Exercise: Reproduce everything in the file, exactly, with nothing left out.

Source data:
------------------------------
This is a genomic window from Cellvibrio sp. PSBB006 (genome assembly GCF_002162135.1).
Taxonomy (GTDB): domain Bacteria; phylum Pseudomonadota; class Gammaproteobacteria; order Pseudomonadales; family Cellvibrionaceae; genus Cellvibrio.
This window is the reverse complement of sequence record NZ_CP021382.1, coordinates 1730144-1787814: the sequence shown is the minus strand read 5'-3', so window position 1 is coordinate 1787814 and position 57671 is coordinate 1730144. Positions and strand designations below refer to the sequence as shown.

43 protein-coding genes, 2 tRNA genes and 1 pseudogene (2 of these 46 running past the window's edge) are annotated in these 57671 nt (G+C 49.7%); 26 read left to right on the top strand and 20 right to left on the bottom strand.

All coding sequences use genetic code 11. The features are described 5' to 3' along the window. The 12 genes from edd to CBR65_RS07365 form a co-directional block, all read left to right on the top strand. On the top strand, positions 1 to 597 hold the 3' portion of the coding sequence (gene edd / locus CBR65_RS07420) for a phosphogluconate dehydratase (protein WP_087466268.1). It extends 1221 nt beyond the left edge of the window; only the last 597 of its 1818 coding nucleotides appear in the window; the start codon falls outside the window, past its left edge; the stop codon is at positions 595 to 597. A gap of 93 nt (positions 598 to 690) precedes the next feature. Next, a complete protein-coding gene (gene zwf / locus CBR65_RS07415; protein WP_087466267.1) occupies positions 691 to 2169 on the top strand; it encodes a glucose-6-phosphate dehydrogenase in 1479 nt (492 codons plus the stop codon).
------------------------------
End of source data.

This is a genomic window from Cellvibrio sp. PSBB006 (genome assembly GCF_002162135.1).
Taxonomy (GTDB): domain Bacteria; phylum Pseudomonadota; class Gammaproteobacteria; order Pseudomonadales; family Cellvibrionaceae; genus Cellvibrio.
This window is the reverse complement of sequence record NZ_CP021382.1, coordinates 1730144-1787814: the sequence shown is the minus strand read 5'-3', so window position 1 is coordinate 1787814 and position 57671 is coordinate 1730144. Positions and strand designations below refer to the sequence as shown.

43 protein-coding genes, 2 tRNA genes and 1 pseudogene (2 of these 46 running past the window's edge) are annotated in these 57671 nt (G+C 49.7%); 26 read left to right on the top strand and 20 right to left on the bottom strand.

All coding sequences use genetic code 11. The features are described 5' to 3' along the window. The 12 genes from edd to CBR65_RS07365 form a co-directional block, all read left to right on the top strand. On the top strand, positions 1 to 597 hold the 3' portion of the coding sequence (gene edd / locus CBR65_RS07420) for a phosphogluconate dehydratase (protein WP_087466268.1). It extends 1221 nt beyond the left edge of the window; only the last 597 of its 1818 coding nucleotides appear in the window; the start codon falls outside the window, past its left edge; the stop codon is at positions 595 to 597. A gap of 93 nt (positions 598 to 690) precedes the next feature. Next, a complete protein-coding gene (gene zwf / locus CBR65_RS07415; protein WP_087466267.1) occupies positions 691 to 2169 on the top strand; it encodes a glucose-6-phosphate dehydrogenase in 1479 nt (492 codons plus the stop codon).